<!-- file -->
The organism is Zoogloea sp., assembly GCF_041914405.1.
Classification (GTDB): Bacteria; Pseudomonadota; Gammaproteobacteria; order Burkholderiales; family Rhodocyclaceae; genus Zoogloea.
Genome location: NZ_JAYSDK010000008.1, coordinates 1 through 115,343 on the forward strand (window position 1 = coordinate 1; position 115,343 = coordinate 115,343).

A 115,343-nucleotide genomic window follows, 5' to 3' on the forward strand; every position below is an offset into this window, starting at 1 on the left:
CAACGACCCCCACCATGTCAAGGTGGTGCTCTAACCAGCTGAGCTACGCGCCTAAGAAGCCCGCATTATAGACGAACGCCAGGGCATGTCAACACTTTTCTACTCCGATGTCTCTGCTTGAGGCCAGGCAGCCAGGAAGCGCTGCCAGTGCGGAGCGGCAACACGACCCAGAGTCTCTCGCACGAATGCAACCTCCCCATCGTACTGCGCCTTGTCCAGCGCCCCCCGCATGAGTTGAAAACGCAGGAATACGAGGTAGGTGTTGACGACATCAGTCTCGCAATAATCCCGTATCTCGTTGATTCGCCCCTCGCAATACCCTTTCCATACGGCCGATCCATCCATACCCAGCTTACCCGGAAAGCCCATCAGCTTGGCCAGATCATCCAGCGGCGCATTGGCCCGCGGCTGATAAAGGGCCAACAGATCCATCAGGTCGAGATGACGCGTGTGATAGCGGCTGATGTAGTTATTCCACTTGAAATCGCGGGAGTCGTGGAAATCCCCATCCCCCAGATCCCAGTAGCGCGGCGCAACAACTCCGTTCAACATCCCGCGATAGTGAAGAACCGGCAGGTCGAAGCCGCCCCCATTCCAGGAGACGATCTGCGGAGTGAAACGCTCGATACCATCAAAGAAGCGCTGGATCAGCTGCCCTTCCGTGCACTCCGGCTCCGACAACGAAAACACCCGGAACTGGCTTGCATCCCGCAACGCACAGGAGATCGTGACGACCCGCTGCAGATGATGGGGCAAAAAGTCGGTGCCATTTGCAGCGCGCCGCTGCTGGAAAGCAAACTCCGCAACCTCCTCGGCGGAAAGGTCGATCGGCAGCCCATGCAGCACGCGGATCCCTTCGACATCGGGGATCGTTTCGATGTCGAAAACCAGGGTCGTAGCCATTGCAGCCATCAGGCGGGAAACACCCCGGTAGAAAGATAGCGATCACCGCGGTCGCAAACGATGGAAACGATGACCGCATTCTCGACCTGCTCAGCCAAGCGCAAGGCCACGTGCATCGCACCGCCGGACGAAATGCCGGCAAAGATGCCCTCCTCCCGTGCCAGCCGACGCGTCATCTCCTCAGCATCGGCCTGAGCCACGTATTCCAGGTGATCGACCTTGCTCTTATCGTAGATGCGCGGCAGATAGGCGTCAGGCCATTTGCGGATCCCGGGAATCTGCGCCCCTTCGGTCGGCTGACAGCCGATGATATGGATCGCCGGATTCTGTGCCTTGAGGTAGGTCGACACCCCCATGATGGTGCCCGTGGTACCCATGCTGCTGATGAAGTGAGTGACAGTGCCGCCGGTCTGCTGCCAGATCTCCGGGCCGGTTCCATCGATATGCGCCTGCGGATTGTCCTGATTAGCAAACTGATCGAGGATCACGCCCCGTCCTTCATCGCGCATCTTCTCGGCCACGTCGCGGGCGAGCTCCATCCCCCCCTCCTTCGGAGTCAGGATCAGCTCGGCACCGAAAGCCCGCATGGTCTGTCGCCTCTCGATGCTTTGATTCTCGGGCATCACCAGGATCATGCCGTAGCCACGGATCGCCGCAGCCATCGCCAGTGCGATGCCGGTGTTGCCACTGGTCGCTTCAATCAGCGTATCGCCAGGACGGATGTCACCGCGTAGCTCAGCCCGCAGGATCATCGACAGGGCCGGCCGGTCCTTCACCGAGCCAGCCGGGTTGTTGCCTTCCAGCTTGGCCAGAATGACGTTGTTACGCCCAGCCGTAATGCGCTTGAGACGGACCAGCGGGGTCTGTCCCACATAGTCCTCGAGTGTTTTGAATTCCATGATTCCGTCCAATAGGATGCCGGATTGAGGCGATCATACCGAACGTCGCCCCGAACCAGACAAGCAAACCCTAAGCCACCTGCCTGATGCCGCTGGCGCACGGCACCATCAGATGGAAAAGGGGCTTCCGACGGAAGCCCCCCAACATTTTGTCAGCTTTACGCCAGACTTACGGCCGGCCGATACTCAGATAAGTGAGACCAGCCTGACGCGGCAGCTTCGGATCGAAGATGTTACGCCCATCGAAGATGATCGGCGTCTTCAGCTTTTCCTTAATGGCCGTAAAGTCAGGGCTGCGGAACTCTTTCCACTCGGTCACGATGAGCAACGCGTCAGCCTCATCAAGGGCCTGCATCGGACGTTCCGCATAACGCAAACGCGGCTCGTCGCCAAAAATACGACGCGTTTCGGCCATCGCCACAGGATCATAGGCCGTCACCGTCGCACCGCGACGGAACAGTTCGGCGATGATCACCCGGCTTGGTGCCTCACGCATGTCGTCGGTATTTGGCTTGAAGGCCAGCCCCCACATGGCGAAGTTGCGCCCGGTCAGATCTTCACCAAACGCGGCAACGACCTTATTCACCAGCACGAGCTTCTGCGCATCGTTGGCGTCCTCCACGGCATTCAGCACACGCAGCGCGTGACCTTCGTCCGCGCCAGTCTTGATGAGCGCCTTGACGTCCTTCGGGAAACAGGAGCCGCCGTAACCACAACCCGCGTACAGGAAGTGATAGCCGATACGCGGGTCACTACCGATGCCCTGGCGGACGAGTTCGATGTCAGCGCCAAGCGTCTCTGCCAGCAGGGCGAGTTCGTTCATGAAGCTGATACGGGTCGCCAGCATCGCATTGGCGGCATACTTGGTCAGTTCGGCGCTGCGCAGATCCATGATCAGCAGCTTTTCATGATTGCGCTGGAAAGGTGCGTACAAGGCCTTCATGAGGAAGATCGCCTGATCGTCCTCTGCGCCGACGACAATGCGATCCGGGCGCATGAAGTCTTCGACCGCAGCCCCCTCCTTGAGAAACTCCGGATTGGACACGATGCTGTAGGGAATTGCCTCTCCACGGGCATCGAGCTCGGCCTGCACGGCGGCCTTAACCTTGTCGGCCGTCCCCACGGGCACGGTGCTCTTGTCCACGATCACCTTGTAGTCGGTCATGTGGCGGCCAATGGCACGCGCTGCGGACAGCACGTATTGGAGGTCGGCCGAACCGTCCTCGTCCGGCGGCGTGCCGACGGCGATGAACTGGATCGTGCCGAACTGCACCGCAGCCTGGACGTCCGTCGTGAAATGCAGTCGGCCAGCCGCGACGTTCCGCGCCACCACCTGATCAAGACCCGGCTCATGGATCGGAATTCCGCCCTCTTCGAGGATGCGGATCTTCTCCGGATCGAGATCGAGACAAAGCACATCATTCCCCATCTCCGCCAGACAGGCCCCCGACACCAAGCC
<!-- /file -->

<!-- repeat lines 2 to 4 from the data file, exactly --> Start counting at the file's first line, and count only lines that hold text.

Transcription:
Classification (GTDB): Bacteria; Pseudomonadota; Gammaproteobacteria; order Burkholderiales; family Rhodocyclaceae; genus Zoogloea.
Genome location: NZ_JAYSDK010000008.1, coordinates 1 through 115,343 on the forward strand (window position 1 = coordinate 1; position 115,343 = coordinate 115,343).

A 115,343-nucleotide genomic window follows, 5' to 3' on the forward strand; every position below is an offset into this window, starting at 1 on the left: